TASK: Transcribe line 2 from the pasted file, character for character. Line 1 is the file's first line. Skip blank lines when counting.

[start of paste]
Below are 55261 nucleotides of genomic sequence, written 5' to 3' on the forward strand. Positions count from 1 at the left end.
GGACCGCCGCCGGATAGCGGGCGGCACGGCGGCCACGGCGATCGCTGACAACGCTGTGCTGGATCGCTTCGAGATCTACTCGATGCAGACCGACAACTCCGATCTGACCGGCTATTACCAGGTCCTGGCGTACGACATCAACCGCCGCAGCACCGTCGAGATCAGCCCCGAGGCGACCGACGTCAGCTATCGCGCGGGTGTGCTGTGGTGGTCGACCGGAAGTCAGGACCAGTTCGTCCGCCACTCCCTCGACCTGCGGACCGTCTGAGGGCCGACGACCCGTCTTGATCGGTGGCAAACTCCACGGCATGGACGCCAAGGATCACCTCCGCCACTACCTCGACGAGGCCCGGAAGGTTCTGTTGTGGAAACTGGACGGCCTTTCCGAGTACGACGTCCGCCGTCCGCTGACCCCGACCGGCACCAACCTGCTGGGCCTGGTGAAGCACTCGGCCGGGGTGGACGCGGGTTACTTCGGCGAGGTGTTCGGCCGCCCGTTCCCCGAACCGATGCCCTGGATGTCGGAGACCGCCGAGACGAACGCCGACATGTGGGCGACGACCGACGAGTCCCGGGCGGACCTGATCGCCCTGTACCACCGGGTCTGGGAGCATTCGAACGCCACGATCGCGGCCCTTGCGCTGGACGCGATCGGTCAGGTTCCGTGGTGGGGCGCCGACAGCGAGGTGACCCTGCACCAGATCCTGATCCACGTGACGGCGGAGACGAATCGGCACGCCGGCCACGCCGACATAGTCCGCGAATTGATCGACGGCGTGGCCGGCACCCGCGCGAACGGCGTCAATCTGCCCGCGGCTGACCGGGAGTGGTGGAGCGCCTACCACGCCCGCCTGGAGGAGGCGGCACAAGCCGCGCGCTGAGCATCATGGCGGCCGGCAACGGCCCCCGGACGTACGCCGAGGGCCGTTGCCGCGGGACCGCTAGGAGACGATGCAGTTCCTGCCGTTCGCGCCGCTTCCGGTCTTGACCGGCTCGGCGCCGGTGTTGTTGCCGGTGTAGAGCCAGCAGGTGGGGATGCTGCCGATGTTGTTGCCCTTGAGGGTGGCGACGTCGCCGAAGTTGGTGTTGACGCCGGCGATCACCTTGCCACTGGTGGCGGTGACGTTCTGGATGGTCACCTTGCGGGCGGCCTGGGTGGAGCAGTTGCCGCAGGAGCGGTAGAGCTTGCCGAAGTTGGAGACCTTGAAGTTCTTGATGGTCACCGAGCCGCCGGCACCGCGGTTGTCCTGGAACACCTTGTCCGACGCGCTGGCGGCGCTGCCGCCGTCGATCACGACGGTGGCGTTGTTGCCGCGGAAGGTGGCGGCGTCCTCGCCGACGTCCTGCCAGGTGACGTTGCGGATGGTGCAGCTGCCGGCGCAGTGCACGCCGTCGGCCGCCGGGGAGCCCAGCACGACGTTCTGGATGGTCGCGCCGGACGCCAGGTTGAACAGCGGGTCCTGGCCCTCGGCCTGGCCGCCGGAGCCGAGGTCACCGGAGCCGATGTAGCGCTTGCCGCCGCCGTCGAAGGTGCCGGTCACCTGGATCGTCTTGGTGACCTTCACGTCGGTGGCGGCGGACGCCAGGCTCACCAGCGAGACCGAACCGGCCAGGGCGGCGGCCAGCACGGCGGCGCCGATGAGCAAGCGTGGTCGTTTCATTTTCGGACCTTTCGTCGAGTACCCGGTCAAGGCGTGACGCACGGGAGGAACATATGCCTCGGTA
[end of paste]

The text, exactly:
GGACCGCCGCCGGATAGCGGGCGGCACGGCGGCCACGGCGATCGCTGACAACGCTGTGCTGGATCGCTTCGAGATCTACTCGATGCAGACCGACAACTCCGATCTGACCGGCTATTACCAGGTCCTGGCGTACGACATCAACCGCCGCAGCACCGTCGAGATCAGCCCCGAGGCGACCGACGTCAGCTATCGCGCGGGTGTGCTGTGGTGGTCGACCGGAAGTCAGGACCAGTTCGTCCGCCACTCCCTCGACCTGCGGACCGTCTGAGGGCCGACGACCCGTCTTGATCGGTGGCAAACTCCACGGCATGGACGCCAAGGATCACCTCCGCCACTACCTCGACGAGGCCCGGAAGGTTCTGTTGTGGAAACTGGACGGCCTTTCCGAGTACGACGTCCGCCGTCCGCTGACCCCGACCGGCACCAACCTGCTGGGCCTGGTGAAGCACTCGGCCGGGGTGGACGCGGGTTACTTCGGCGAGGTGTTCGGCCGCCCGTTCCCCGAACCGATGCCCTGGATGTCGGAGACCGCCGAGACGAACGCCGACATGTGGGCGACGACCGACGAGTCCCGGGCGGACCTGATCGCCCTGTACCACCGGGTCTGGGAGCATTCGAACGCCACGATCGCGGCCCTTGCGCTGGACGCGATCGGTCAGGTTCCGTGGTGGGGCGCCGACAGCGAGGTGACCCTGCACCAGATCCTGATCCACGTGACGGCGGAGACGAATCGGCACGCCGGCCACGCCGACATAGTCCGCGAATTGATCGACGGCGTGGCCGGCACCCGCGCGAACGGCGTCAATCTGCCCGCGGCTGACCGGGAGTGGTGGAGCGCCTACCACGCCCGCCTGGAGGAGGCGGCACAAGCCGCGCGCTGAGCATCATGGCGGCCGGCAACGGCCCCCGGACGTACGCCGAGGGCCGTTGCCGCGGGACCGCTAGGAGACGATGCAGTTCCTGCCGTTCGCGCCGCTTCCGGTCTTGACCGGCTCGGCGCCGGTGTTGTTGCCGGTGTAGAGCCAGCAGGTGGGGATGCTGCCGATGTTGTTGCCCTTGAGGGTGGCGACGTCGCCGAAGTTGGTGTTGACGCCGGCGATCACCTTGCCACTGGTGGCGGTGACGTTCTGGATGGTCACCTTGCGGGCGGCCTGGGTGGAGCAGTTGCCGCAGGAGCGGTAGAGCTTGCCGAAGTTGGAGACCTTGAAGTTCTTGATGGTCACCGAGCCGCCGGCACCGCGGTTGTCCTGGAACACCTTGTCCGACGCGCTGGCGGCGCTGCCGCCGTCGATCACGACGGTGGCGTTGTTGCCGCGGAAGGTGGCGGCGTCCTCGCCGACGTCCTGCCAGGTGACGTTGCGGATGGTGCAGCTGCCGGCGCAGTGCACGCCGTCGGCCGCCGGGGAGCCCAGCACGACGTTCTGGATGGTCGCGCCGGACGCCAGGTTGAACAGCGGGTCCTGGCCCTCGGCCTGGCCGCCGGAGCCGAGGTCACCGGAGCCGATGTAGCGCTTGCCGCCGCCGTCGAAGGTGCCGGTCACCTGGATCGTCTTGGTGACCTTCACGTCGGTGGCGGCGGACGCCAGGCTCACCAGCGAGACCGAACCGGCCAGGGCGGCGGCCAGCACGGCGGCGCCGATGAGCAAGCGTGGTCGTTTCATTTTCGGACCTTTCGTCGAGTACCCGGTCAAGGCGTGACGCACGGGAGGAACATATGCCTCGGTA